Each day’s debate will consist of oral presentations and a question-and-answer session. The format is as follows: The first debater on the affirmative team will deliver a 5-minute oral presentation; the first debater on the negative team will deliver a 4-minute oral presentation; each subsequent debater will deliver a 4 minute oral presentation, alternating between affirmative and negative. Again, if you happen to be a group of 5, you will have three members on the affirmative team.
It is crucial to stay within the time limit. The oral presentations should be delivered semi-extemporaneously. This means that the presentations should be a combination of prepared material and flexible structure. That is, you should be flexible enough in your presentation so that you can respond to what others have said (with the exception of the first speaker), but you should prepare your arguments so that you are not speaking solely off the cuff. In other words, you should prepare a presentation, but you may want to place greater or lesser emphasis on some points depending on the flow of the debate. Ideally, you will prepare more arguments than you plan to use in the debate, and then select the arguments that seem most important based on the other team’s arguments. When you are not speaking, you should be paying careful attention and taking notes so that you can advise team members. While it is OK to consult with each other, please be very quiet while the other group is speaking so as not to distract them. And, of course, if you’re not paying attention to the other team, it will be very difficult to rebut their arguments.
And rebutting is, of course, what we’re after. You should aim for as much clash as possible during the debate—this is not meant to be a series of six small speeches, but an organic, dialectical conversation. You are talking to one another, not at your classmates.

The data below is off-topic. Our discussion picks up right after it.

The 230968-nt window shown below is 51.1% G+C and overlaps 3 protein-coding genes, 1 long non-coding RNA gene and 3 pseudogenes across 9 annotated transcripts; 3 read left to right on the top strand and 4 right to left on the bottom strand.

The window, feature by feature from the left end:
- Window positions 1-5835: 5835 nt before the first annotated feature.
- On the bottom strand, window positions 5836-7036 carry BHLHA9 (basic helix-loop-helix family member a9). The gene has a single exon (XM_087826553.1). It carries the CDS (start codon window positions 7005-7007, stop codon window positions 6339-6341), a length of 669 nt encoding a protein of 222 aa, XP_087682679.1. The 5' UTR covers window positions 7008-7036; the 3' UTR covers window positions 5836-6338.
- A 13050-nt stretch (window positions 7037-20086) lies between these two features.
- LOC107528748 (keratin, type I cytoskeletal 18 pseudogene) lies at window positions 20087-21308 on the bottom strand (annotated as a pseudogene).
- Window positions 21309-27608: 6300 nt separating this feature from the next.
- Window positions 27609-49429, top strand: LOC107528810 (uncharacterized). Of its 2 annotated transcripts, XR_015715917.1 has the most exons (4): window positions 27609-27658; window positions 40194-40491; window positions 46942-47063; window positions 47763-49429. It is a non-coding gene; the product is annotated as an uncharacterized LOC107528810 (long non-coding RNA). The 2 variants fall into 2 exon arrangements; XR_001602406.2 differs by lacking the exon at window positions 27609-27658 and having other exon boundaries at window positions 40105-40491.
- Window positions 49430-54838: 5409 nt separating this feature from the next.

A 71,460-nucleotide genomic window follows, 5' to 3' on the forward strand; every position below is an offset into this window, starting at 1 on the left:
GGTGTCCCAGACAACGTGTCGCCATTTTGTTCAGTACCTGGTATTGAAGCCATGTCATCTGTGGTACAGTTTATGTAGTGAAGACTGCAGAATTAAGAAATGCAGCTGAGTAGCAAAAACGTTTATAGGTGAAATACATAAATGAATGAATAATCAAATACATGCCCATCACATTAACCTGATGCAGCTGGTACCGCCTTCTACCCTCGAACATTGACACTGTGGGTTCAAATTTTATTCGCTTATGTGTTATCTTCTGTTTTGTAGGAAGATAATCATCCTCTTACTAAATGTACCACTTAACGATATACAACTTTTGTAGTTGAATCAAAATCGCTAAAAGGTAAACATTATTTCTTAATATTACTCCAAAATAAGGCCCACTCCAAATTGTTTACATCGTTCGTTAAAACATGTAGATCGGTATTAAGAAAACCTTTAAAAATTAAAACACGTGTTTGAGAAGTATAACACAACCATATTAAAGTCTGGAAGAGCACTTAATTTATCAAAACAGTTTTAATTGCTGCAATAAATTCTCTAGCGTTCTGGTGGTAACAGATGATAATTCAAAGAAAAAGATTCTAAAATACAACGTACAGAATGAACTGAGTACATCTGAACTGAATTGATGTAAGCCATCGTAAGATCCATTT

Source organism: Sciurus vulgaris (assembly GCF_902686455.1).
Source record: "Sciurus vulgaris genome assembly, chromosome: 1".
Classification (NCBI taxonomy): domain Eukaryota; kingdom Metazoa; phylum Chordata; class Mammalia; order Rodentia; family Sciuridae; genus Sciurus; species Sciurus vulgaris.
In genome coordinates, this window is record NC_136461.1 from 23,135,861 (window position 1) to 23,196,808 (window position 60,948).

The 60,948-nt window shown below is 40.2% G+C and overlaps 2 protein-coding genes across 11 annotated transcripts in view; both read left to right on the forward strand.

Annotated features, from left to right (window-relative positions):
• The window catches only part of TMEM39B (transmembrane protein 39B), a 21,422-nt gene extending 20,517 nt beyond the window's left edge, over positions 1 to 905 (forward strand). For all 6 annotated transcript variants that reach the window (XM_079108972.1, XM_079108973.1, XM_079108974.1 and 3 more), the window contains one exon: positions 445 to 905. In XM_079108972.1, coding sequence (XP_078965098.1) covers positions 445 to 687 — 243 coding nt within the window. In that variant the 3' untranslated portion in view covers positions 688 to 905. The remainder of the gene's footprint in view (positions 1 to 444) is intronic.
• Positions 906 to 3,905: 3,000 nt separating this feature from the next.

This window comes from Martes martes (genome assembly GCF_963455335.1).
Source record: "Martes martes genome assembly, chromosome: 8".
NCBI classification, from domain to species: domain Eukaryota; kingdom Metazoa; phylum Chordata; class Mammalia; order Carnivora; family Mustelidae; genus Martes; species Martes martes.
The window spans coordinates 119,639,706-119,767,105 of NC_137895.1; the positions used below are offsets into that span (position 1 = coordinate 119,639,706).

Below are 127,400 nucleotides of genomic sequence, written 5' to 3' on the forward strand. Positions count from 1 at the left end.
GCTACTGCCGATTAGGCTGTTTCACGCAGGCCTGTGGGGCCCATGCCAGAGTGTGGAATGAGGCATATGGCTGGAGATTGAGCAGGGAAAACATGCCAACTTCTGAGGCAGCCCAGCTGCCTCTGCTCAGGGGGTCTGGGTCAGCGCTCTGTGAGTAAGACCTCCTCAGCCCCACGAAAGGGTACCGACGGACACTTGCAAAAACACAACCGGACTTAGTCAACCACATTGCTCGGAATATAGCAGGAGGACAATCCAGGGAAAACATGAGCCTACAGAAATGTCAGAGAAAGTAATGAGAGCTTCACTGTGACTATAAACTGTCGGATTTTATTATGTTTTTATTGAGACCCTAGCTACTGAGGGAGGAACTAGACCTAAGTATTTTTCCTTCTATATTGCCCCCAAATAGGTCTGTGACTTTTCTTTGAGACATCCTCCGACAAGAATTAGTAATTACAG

Working with Your Team and Group Members
Once you’ve selected a debate topic and proposition and divided yourselves into affirmative and negative teams, you will work with your team members to develop an overall strategy or case, plan the first speaker’s introduction and delegate specific arguments to team members. Your planning will differ slightly from affirmative to negative. As the affirmative team, you’ll need to frame the situation and the case for adopting the debate proposition. You’ll want to anticipate potential objections from the negative team, but in important respects, you’ll be interested in establishing an agenda for the in-class debate. As the negative team, your preparation will focus more on rebutting likely arguments by the affirmative team. Both teams will need to prepare thoroughly in order to anticipate questions and/or objections from the other team and from the audience. Be sure that everyone argues—that is, that no one offers only background or explanations—and that everyone’s contribution is roughly equal.
You will receive an individual grade for the in-class debates that will constitute your final debate grade. No group grades will be assigned. However, your individual grade will depend on working well as a group in some respects. For instance, if your strategy is not well developed, if your team goes off-proposition, if you’re not meeting the other team’s arguments, or if your case has glaring weaknesses, or if you’re not prepared for the question and answer session, this will almost certainly impact your individual contribution.
Your oral grade will be graded on the strength of your arguments. Having said this, there is a minimum delivery threshold that you’ll need to meet to do well in these debates. If your delivery is so poor that no one can understand your arguments or if your delivery distracts completely from your arguments, then no one (including your TA) will be able to judge their strength. We’ll discuss strategies for delivery in section and in lecture, but if you have concerns about your speaking skills, please come and see one of us.